Pastor Aloysius Bugingo and his nocturnal accomplice Susan Makula have been charged with three counts of contracting marriage by customary law when already married, which is contrary to Section 50 of the Marriage Act, Cap 251; Marriage with a person previously married which is contrary to Section 42 of the Marriage Act, Cap 251; and Bigamy which is contrary to Section 153 of the Penal Code Act, Cap 120.
Bugingo has denied all these charges and alleges that he was just an innocent visitor on this fateful day. He implies in his statement to the police that he had no intention of gazzeting his mining rights over his nocturnal accomplice and anyone saying so is trying to tarnish his good name and deny him a chance to get other women.
In such an instance, we would have to inquire into what transpired on December 7th, at Kawuku, Katabi Town Council and prove to ourselves whether this function amounts to a marriage in accordance with customary law or not . It’s prudent to use the duck test to counter such abstruse argument. Unlike courts that prefer the objective test using what the man on the clapham omnibus would make of this scenario, we would use the duck test most possibly to know what the man on a bodaboda would make of this conundrum.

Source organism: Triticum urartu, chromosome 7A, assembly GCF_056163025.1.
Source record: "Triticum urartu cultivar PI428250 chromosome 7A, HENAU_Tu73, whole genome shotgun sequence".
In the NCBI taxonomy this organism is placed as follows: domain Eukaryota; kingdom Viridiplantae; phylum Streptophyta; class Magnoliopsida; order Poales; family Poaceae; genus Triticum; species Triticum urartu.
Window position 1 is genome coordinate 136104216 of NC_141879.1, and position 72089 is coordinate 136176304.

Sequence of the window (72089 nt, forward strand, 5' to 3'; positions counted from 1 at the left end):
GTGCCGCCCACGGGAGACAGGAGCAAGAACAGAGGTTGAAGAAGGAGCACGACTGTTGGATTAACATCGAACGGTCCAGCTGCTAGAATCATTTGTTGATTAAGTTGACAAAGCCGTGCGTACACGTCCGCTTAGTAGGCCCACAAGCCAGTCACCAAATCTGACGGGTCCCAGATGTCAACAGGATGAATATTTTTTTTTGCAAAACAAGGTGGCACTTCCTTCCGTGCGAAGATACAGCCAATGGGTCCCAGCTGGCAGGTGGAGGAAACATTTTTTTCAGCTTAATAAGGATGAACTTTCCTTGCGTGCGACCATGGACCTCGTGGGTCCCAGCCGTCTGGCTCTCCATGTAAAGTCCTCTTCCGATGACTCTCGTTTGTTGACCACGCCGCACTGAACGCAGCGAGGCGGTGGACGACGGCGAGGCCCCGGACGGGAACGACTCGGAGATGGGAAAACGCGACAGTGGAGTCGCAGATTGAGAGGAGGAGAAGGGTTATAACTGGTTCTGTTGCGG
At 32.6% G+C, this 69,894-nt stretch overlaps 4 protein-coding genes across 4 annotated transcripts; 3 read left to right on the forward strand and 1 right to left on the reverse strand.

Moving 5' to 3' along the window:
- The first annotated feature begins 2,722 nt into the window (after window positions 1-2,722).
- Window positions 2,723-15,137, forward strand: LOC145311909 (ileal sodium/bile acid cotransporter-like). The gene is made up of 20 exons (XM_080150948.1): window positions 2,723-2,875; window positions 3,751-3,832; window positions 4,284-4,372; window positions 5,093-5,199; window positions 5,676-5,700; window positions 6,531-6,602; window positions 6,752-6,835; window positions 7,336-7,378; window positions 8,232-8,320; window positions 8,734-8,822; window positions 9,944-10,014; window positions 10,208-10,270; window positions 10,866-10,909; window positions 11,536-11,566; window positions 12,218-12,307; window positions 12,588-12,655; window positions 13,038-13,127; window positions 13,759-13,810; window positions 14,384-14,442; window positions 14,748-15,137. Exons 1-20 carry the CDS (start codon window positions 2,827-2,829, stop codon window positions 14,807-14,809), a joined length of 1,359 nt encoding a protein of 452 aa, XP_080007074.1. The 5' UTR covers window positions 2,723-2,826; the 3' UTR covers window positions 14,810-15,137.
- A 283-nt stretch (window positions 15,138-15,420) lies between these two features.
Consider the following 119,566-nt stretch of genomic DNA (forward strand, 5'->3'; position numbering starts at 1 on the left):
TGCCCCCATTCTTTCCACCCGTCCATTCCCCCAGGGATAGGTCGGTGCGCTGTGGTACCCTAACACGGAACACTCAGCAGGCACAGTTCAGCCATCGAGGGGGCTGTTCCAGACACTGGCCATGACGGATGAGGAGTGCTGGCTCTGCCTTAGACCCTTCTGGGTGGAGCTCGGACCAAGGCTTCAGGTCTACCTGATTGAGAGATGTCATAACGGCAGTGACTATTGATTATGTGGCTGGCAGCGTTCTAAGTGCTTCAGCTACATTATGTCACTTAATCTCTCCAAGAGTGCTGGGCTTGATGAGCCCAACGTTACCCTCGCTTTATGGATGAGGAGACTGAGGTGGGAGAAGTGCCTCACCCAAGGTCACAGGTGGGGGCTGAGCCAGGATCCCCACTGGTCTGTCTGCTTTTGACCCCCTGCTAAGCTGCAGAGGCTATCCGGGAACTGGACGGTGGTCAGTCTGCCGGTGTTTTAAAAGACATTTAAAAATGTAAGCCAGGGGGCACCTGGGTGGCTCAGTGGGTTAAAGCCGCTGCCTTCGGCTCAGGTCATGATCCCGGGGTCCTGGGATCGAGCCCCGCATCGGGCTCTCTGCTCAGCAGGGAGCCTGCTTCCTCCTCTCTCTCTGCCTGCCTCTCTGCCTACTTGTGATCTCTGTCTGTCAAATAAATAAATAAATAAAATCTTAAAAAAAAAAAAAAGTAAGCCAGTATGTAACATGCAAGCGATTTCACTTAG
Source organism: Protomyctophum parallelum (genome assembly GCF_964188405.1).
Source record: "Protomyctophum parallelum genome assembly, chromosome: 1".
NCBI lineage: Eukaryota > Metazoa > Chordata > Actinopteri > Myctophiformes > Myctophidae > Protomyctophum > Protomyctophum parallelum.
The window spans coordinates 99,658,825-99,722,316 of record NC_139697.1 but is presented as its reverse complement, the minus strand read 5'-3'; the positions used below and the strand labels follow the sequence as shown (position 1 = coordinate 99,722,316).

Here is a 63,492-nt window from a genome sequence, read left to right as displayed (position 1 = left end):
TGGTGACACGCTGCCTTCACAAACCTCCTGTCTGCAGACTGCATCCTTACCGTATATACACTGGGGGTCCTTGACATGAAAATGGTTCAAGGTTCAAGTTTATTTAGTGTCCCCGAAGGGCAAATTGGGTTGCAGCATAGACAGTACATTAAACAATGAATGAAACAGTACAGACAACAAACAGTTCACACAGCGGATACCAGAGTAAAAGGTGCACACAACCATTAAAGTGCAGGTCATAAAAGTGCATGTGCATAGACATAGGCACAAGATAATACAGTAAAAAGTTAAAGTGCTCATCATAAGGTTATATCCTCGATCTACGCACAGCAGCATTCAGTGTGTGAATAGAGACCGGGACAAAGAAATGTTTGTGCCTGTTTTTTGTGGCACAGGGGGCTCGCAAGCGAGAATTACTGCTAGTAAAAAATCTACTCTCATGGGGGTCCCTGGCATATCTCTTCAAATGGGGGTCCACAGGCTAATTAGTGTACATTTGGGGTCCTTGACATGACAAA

The famous Indiana poet James Whitcomb Riley coined this now famous phrase :
When I see a bird that walks like a duck and swims like a duck and quacks like a duck, I call that bird a duck.
An interesting application of this test was during the Cold War in 1950, when the then United States ambassador to Guatemala , accused Guatemala’s Jacobo Arbenz Guzmán government of being Communist. Ambassador Patterson explained his reasoning as follows:
Suppose you see a bird walking around in a farm yard. This bird has no label that says ‘duck’. But the bird certainly looks like a duck. Also, he goes to the pond and you notice that he swims like a duck. Then he opens his beak and quacks like a duck. Well, by this time you have probably reached the conclusion that the bird is a duck, whether he’s wearing a label or not
In the same vein it doesn’t matter what Bugingo says or calls himself:
Suppose you see a man in your village: If this man dresses like a Hajj, this man has more than one Hakki, eats like a Hajji, dances like a Hajj, and finally is watered like a Hajji. Well, by this time you have probably reached the conclusion that this man is a Hajj , whether he calls himself a Hajj or not.
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